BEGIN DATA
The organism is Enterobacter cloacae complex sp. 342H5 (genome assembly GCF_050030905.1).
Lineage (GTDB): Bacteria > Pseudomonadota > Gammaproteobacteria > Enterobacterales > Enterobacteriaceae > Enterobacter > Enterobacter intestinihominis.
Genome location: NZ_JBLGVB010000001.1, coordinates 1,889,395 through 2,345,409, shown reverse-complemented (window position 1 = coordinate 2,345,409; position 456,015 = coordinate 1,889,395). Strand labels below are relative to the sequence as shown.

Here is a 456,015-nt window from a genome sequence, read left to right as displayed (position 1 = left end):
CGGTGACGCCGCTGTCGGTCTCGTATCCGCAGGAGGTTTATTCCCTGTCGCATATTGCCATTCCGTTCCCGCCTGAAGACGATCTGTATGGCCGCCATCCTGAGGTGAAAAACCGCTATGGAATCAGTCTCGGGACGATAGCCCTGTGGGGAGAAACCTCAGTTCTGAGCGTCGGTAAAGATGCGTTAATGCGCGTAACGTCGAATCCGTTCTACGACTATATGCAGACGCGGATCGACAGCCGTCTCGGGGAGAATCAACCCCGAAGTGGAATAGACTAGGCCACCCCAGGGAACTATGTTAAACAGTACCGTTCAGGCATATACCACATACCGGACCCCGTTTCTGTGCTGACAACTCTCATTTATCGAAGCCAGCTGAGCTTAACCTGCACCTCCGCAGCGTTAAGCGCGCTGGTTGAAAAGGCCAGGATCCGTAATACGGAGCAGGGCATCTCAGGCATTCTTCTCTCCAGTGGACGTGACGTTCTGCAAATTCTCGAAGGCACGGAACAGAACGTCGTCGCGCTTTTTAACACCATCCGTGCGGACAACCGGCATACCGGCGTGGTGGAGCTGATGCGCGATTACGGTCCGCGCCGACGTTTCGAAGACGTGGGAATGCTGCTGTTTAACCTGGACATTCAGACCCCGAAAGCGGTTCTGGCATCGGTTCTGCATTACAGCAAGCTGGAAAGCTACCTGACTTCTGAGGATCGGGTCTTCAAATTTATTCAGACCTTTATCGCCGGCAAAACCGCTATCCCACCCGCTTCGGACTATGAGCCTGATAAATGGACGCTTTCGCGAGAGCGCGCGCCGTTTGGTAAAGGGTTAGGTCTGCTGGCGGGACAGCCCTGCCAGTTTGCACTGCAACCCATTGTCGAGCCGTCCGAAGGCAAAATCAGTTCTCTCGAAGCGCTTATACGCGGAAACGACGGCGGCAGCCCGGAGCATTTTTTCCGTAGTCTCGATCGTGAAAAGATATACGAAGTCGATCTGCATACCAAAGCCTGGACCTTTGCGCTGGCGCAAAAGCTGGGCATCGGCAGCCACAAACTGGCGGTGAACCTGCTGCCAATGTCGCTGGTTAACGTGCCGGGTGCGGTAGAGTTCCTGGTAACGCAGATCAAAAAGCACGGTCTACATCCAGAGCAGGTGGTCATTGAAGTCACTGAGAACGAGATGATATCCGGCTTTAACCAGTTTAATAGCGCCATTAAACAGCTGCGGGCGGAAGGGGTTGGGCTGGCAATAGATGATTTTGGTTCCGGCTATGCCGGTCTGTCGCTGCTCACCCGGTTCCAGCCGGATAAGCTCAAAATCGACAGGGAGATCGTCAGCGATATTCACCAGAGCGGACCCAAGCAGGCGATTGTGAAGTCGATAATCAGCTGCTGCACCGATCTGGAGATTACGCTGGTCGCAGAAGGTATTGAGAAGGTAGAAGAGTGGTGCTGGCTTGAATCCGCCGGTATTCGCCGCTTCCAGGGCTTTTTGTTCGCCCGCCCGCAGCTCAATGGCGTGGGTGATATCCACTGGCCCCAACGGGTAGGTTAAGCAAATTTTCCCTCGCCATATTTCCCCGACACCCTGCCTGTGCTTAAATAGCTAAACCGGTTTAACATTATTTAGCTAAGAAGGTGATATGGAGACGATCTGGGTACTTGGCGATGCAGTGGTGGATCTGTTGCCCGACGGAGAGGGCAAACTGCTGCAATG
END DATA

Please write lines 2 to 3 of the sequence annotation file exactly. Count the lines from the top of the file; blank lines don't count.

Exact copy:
Lineage (GTDB): Bacteria > Pseudomonadota > Gammaproteobacteria > Enterobacterales > Enterobacteriaceae > Enterobacter > Enterobacter intestinihominis.
Genome location: NZ_JBLGVB010000001.1, coordinates 1,889,395 through 2,345,409, shown reverse-complemented (window position 1 = coordinate 2,345,409; position 456,015 = coordinate 1,889,395). Strand labels below are relative to the sequence as shown.